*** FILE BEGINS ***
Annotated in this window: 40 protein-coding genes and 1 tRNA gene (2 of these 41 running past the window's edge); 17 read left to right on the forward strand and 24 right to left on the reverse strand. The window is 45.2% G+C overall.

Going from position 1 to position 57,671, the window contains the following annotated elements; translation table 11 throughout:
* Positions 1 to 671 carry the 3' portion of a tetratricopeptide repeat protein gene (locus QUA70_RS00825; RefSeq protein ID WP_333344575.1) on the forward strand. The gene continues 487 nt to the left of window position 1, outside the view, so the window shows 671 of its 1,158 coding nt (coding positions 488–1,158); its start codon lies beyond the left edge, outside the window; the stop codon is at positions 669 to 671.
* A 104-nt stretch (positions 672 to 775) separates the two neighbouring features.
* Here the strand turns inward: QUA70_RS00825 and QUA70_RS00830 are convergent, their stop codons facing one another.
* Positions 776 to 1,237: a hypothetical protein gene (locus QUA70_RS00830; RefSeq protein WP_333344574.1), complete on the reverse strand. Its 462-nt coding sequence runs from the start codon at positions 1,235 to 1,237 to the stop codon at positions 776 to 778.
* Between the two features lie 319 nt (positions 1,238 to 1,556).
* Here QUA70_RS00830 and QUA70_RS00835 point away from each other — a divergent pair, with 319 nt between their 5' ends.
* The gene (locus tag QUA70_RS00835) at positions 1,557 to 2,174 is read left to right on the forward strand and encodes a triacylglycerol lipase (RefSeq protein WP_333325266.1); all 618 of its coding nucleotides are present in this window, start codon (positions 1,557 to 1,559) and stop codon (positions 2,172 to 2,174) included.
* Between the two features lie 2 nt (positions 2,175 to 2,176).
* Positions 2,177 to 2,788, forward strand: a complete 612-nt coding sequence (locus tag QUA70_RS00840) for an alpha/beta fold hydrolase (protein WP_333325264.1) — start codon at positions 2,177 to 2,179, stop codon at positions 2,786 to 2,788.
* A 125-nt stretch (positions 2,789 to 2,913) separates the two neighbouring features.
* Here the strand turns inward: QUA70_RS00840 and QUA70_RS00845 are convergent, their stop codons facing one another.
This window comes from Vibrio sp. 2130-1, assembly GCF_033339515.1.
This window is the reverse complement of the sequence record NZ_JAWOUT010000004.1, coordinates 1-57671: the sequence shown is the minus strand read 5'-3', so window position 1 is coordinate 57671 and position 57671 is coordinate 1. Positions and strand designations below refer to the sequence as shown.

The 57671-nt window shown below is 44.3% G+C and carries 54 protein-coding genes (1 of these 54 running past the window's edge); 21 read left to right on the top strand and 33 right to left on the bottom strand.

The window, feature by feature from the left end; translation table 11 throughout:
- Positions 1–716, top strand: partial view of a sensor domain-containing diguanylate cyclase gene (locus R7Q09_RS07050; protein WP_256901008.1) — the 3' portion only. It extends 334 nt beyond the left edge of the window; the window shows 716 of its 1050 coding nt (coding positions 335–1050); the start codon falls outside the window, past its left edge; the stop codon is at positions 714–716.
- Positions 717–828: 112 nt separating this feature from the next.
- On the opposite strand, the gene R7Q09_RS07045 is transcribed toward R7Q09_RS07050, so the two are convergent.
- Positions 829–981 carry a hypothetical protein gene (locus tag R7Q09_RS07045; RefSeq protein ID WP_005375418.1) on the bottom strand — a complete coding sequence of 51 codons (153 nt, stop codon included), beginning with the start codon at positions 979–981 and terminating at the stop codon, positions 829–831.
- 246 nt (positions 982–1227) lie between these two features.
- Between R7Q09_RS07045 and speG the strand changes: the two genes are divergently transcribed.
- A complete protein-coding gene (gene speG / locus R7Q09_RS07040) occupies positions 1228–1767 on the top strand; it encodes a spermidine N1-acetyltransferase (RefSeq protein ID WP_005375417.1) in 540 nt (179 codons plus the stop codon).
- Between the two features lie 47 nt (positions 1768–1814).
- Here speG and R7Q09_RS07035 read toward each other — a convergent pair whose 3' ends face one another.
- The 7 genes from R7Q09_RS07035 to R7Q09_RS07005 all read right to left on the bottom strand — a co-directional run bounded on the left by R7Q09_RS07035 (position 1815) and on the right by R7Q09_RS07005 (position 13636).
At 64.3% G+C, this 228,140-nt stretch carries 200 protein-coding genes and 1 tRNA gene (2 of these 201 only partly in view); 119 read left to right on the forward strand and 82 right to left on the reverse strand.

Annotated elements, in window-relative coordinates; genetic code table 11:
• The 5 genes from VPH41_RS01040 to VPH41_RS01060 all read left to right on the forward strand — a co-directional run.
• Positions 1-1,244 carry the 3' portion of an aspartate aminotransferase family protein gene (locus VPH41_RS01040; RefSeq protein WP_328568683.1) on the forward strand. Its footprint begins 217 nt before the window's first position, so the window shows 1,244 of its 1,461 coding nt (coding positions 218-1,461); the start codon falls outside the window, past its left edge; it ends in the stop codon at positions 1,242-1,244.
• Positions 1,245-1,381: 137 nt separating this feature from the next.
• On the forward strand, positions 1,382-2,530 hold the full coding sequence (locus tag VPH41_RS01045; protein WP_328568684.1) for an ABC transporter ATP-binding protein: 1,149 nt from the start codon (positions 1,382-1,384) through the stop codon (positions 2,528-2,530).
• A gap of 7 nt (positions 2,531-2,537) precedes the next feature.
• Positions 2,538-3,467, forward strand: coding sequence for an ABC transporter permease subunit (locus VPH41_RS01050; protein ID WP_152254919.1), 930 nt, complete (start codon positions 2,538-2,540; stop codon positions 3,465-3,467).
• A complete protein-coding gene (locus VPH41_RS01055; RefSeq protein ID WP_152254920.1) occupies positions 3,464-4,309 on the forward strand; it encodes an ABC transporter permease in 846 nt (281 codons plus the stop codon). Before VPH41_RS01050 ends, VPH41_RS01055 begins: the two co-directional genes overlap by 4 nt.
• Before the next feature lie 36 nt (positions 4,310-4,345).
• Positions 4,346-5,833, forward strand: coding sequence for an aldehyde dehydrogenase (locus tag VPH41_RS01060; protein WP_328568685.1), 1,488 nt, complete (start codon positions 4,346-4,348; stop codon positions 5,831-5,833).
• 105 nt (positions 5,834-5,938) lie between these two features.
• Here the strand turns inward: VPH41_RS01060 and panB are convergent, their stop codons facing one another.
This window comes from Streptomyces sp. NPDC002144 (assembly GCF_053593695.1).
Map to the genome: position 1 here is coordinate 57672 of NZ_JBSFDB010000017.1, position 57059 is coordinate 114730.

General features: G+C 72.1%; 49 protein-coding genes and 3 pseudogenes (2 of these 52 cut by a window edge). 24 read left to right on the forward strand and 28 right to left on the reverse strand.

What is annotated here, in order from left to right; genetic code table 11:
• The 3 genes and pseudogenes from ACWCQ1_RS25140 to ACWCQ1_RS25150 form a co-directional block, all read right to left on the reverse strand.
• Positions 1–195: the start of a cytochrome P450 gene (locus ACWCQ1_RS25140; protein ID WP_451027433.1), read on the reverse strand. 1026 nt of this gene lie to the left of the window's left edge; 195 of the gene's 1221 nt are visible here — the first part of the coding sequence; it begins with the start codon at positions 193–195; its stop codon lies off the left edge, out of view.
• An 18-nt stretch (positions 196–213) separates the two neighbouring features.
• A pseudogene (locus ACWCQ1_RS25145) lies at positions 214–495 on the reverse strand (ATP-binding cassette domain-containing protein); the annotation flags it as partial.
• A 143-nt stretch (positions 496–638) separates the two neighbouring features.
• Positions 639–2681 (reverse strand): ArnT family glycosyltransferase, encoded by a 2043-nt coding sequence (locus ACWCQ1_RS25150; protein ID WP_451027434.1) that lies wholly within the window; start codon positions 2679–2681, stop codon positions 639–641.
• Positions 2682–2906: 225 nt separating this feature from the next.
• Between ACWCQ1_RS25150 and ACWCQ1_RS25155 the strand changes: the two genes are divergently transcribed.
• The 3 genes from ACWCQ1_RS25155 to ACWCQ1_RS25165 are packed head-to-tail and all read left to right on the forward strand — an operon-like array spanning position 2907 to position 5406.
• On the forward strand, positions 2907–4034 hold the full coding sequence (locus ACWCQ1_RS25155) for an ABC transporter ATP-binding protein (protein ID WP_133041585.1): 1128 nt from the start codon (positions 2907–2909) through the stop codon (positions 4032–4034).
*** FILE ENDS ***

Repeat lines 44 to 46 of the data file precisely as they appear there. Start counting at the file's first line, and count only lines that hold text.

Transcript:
What is annotated here, in order from left to right; genetic code table 11:
• The 3 genes and pseudogenes from ACWCQ1_RS25140 to ACWCQ1_RS25150 form a co-directional block, all read right to left on the reverse strand.
• Positions 1–195: the start of a cytochrome P450 gene (locus ACWCQ1_RS25140; protein ID WP_451027433.1), read on the reverse strand. 1026 nt of this gene lie to the left of the window's left edge; 195 of the gene's 1221 nt are visible here — the first part of the coding sequence; it begins with the start codon at positions 193–195; its stop codon lies off the left edge, out of view.